This is a guest post by entrepreneur Bernard Moon
An important factor for new entrepreneurs is the ability and willingness to change your business model or product mid-stream. Most successful startups have pivoted, but it’s not as easy as it sounds.
It’s a humbling experience to admit your original vision and product was off or something went wrong. An entrepreneur might reflect on how they spent their investors’ money or their life’s savings into a black hole and revisit the highs and lows of their journey. Some entrepreneurs don’t reach this point because they are blinded by the same fierce determination that brought them there or have a hope that things will turn around.
Related: Check out Steve Blank’s suggestions for when to pivot, and when to hold the line
As a reference, here are some successful startups that pivoted:
- Burbn, a location-based HTML5 app –> Instagram.
- Game Neverending, an online video game (MMORPG) –> Flickr.
- Tune In Hook Up, a video dating site –> YouTube.
- PDA payments (Palm) –> Paypal’s web payments.
- Odeo, a podcasting platform –> Twitter.
- Animation tools–> Pixar’s animation studio.
- Memory chips –> Intel’s microprocessors.
It is difficult to decide whether your company should pivot or not. How do you know when’s the right time? I’m assuming a company is beyond the testing and tweaking stages and fully committed down a specific product strategy and design for over six months — or even longer. There isn’t an algorithm or some magic formula for you to use, but it is important to keep an open mind and watch for these four signs:
1. You are constantly educating the market
During my last startup, GoingOn Networks, we were constantly educating potential clients on the benefits of social networking and open communications with customers. It was a B2B, white-label social networking and publishing platform that was a few years too early. I became burned out after three years of evangelizing (2004-2007) about the coming days of social media and two-way communications. GoingOn eventually focused on the education market and gained traction within this space.
There is a fuzzy line between being a first mover and capturing a new market and being chum for sharks in the ocean depths. If you’re constantly educating your target users and trying to create a market, then you’re probably too early. This is a long and arduous process that should lead you to pivot.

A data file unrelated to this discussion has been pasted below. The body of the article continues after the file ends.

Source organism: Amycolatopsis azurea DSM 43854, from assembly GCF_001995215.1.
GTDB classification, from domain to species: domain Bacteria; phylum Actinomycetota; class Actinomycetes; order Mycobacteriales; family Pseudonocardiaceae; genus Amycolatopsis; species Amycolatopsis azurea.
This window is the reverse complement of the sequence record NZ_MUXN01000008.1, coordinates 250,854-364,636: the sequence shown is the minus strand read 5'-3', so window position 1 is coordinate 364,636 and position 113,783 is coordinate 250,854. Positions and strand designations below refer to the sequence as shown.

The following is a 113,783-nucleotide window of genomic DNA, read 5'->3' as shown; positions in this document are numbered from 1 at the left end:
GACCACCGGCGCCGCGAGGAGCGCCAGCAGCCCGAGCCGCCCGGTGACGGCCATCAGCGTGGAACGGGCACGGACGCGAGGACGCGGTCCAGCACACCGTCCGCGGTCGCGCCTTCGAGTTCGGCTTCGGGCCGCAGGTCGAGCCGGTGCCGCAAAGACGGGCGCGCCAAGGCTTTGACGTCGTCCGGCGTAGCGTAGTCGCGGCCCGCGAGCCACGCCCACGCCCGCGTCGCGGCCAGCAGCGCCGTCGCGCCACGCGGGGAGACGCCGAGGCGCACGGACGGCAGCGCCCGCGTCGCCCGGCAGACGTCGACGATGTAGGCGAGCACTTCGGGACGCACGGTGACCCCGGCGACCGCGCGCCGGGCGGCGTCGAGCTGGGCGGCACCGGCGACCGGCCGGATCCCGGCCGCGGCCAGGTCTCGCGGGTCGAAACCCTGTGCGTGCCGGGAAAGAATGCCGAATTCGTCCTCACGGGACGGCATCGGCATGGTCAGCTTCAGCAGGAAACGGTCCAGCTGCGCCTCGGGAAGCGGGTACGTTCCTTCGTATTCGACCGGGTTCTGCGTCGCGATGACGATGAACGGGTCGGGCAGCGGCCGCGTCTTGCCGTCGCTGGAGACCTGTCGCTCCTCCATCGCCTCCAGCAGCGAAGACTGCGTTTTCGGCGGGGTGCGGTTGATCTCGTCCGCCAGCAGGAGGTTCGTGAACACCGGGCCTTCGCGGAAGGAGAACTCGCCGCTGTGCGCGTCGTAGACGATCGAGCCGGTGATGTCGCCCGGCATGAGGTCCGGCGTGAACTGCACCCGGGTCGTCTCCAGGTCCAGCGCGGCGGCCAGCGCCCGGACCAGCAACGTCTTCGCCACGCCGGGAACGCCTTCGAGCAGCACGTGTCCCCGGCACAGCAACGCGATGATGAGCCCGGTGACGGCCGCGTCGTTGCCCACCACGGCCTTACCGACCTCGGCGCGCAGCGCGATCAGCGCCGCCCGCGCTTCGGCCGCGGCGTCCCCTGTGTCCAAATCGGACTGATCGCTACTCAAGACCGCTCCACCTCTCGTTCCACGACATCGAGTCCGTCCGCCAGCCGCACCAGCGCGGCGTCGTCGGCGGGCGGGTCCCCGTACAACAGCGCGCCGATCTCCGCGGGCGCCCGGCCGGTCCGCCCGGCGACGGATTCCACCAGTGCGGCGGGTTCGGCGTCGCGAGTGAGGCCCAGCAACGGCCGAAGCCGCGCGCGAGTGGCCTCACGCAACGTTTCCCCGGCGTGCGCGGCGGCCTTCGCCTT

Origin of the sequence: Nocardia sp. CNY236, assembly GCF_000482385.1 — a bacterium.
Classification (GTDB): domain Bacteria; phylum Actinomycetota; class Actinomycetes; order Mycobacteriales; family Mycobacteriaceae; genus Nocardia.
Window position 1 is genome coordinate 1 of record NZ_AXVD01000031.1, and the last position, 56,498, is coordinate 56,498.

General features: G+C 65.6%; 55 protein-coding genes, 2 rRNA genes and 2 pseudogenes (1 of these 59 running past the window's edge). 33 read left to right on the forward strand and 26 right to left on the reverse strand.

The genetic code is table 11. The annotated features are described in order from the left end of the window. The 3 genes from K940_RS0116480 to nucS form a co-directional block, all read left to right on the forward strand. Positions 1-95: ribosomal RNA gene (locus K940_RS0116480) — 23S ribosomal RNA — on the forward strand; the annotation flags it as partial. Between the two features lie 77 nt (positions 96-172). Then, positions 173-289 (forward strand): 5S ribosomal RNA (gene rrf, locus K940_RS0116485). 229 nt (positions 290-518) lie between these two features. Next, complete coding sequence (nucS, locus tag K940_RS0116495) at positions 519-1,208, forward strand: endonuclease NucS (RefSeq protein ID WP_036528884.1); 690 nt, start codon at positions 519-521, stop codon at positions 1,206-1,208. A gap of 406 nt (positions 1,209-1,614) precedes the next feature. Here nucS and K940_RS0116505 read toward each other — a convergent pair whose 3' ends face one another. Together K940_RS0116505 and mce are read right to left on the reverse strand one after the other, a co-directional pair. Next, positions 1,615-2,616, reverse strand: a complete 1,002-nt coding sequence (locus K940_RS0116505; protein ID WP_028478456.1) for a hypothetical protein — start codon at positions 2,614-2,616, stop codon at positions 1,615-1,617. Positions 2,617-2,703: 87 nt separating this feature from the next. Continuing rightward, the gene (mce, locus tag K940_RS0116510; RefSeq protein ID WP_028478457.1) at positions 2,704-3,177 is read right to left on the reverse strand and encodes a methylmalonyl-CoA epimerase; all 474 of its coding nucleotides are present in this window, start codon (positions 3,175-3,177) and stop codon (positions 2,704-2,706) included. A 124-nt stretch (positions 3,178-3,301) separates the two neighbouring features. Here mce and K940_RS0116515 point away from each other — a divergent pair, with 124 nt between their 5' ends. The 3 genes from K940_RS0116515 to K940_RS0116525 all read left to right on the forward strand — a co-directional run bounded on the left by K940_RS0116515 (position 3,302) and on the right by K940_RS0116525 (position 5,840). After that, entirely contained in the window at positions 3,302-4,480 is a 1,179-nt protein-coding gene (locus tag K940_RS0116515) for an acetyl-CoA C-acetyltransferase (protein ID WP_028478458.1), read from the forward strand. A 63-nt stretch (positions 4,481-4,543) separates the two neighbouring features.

2. Your beta users don’t like your product
Listening to your potential users is good thing. Ninety-nine point nine percent of us are not Steve Jobs, so you can’t say, “Focus Groups? Feedback? Who needs user feedback when I know what people want?!”
Being passionate about your product is one thing, but being hard of hearing and fiercely stubborn can lead you to the startup deadpool. If a vast majority of your users don’t like your product or don’t find value in it or just don’t get it, then pivot.
3. Investors you meet aren’t buying it
After dozens and dozens of investor meetings and dozens of rejections, if the feedback is negative on the product or target market, you should consider a pivot. The story might be different if they say you need to get traction first, that you’re missing a key team member, or that they don’t invest in that space, but if it is repeated feedback that your product isn’t compelling enough or the market is too small, then consider pivoting.
There are outlier stories of incredible perseverance, such as Pandora’s Tim Westergren, who was rejected by over 300 venture capitalists and suffered through two-and-a-half years of being broke, but for most people, the outcome will not be pretty. As my father once said, “”Bernard, business is like poker. You have to know when to fold.”
4. You’re being everything to everyone
This not so much a sign for your company, but more of a forewarning. Most startups that try to be everything to everyone fail because they are burning their engineering resources on developing products that are bigger than they should be. Focus is a good thing. Pick one target market and user base.
Going after everyone or almost everyone might confuse your users. Do they want me? Do they like me? Is this product for me? I learned this the hard way during my second startup, HeyAnita Korea. We created a voice portal service that tried to be a voice-guided information service for everyone (weather, news, stock information, sports, and so on). After some soul-searching, the company pivoted on entertainment news targeted towards teens, and this new focus led HeyAnita to profitability.
Passion, excellent execution, and a strong vision should be balanced with the ability to listen well, the flexibility to recognize better opportunities, and the willingness to pivot your company onto a more successful path.
Bernard Moon is the co-founder and CEO of web conferencing and sales platform Vidquik and co-founder of SparkLabs, a recently launched startup accelerator in Seoul, Korea.
[Top image credit: olly/Shutterstock]
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